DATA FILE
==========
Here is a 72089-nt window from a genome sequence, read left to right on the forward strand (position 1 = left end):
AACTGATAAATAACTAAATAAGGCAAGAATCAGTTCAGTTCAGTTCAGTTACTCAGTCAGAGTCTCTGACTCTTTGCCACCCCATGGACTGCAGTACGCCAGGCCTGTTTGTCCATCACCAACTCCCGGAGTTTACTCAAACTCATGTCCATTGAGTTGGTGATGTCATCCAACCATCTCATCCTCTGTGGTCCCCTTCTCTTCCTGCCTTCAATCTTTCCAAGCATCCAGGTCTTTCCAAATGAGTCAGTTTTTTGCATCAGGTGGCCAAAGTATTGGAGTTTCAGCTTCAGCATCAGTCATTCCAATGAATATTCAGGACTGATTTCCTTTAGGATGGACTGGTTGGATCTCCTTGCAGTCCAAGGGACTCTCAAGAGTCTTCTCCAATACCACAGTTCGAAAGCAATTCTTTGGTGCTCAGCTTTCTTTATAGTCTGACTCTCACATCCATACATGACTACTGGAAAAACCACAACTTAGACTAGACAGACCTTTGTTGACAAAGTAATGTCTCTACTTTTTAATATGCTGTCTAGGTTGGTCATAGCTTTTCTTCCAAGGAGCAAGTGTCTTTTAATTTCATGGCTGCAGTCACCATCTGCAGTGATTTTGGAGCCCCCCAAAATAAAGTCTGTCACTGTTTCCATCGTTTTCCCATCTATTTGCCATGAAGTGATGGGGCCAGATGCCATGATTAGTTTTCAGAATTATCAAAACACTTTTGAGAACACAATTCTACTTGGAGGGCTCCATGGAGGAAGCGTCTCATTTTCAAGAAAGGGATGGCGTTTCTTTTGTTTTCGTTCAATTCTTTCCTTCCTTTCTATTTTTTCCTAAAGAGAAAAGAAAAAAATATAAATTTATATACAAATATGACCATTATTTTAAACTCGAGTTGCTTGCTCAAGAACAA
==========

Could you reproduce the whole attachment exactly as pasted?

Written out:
Here is a 72089-nt window from a genome sequence, read left to right on the forward strand (position 1 = left end):
AACTGATAAATAACTAAATAAGGCAAGAATCAGTTCAGTTCAGTTCAGTTACTCAGTCAGAGTCTCTGACTCTTTGCCACCCCATGGACTGCAGTACGCCAGGCCTGTTTGTCCATCACCAACTCCCGGAGTTTACTCAAACTCATGTCCATTGAGTTGGTGATGTCATCCAACCATCTCATCCTCTGTGGTCCCCTTCTCTTCCTGCCTTCAATCTTTCCAAGCATCCAGGTCTTTCCAAATGAGTCAGTTTTTTGCATCAGGTGGCCAAAGTATTGGAGTTTCAGCTTCAGCATCAGTCATTCCAATGAATATTCAGGACTGATTTCCTTTAGGATGGACTGGTTGGATCTCCTTGCAGTCCAAGGGACTCTCAAGAGTCTTCTCCAATACCACAGTTCGAAAGCAATTCTTTGGTGCTCAGCTTTCTTTATAGTCTGACTCTCACATCCATACATGACTACTGGAAAAACCACAACTTAGACTAGACAGACCTTTGTTGACAAAGTAATGTCTCTACTTTTTAATATGCTGTCTAGGTTGGTCATAGCTTTTCTTCCAAGGAGCAAGTGTCTTTTAATTTCATGGCTGCAGTCACCATCTGCAGTGATTTTGGAGCCCCCCAAAATAAAGTCTGTCACTGTTTCCATCGTTTTCCCATCTATTTGCCATGAAGTGATGGGGCCAGATGCCATGATTAGTTTTCAGAATTATCAAAACACTTTTGAGAACACAATTCTACTTGGAGGGCTCCATGGAGGAAGCGTCTCATTTTCAAGAAAGGGATGGCGTTTCTTTTGTTTTCGTTCAATTCTTTCCTTCCTTTCTATTTTTTCCTAAAGAGAAAAGAAAAAAATATAAATTTATATACAAATATGACCATTATTTTAAACTCGAGTTGCTTGCTCAAGAACAA